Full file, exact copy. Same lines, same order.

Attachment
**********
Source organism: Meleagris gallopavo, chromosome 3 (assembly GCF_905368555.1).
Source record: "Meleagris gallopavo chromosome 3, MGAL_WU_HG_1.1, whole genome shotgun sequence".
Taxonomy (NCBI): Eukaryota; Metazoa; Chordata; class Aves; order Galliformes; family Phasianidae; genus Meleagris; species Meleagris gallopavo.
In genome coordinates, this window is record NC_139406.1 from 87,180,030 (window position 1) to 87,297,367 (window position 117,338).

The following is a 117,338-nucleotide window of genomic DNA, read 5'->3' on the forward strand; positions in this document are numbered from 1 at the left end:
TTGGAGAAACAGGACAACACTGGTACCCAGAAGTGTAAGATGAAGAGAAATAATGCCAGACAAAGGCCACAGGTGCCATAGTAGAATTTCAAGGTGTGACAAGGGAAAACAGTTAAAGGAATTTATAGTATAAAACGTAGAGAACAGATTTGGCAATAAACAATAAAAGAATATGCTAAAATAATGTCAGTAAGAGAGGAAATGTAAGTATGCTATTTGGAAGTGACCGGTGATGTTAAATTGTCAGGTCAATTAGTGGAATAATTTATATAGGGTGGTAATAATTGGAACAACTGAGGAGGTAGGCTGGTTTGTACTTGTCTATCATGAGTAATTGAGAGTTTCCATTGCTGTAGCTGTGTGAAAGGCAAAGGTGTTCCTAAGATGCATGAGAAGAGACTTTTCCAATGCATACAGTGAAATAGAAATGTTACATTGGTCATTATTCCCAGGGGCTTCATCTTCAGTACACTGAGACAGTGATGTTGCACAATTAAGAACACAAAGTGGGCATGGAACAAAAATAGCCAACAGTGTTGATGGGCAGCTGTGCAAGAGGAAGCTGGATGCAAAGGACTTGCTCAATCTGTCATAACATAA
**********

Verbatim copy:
Source organism: Meleagris gallopavo, chromosome 3 (assembly GCF_905368555.1).
Source record: "Meleagris gallopavo chromosome 3, MGAL_WU_HG_1.1, whole genome shotgun sequence".
Taxonomy (NCBI): Eukaryota; Metazoa; Chordata; class Aves; order Galliformes; family Phasianidae; genus Meleagris; species Meleagris gallopavo.
In genome coordinates, this window is record NC_139406.1 from 87,180,030 (window position 1) to 87,297,367 (window position 117,338).

The following is a 117,338-nucleotide window of genomic DNA, read 5'->3' on the forward strand; positions in this document are numbered from 1 at the left end:
TTGGAGAAACAGGACAACACTGGTACCCAGAAGTGTAAGATGAAGAGAAATAATGCCAGACAAAGGCCACAGGTGCCATAGTAGAATTTCAAGGTGTGACAAGGGAAAACAGTTAAAGGAATTTATAGTATAAAACGTAGAGAACAGATTTGGCAATAAACAATAAAAGAATATGCTAAAATAATGTCAGTAAGAGAGGAAATGTAAGTATGCTATTTGGAAGTGACCGGTGATGTTAAATTGTCAGGTCAATTAGTGGAATAATTTATATAGGGTGGTAATAATTGGAACAACTGAGGAGGTAGGCTGGTTTGTACTTGTCTATCATGAGTAATTGAGAGTTTCCATTGCTGTAGCTGTGTGAAAGGCAAAGGTGTTCCTAAGATGCATGAGAAGAGACTTTTCCAATGCATACAGTGAAATAGAAATGTTACATTGGTCATTATTCCCAGGGGCTTCATCTTCAGTACACTGAGACAGTGATGTTGCACAATTAAGAACACAAAGTGGGCATGGAACAAAAATAGCCAACAGTGTTGATGGGCAGCTGTGCAAGAGGAAGCTGGATGCAAAGGACTTGCTCAATCTGTCATAACATAA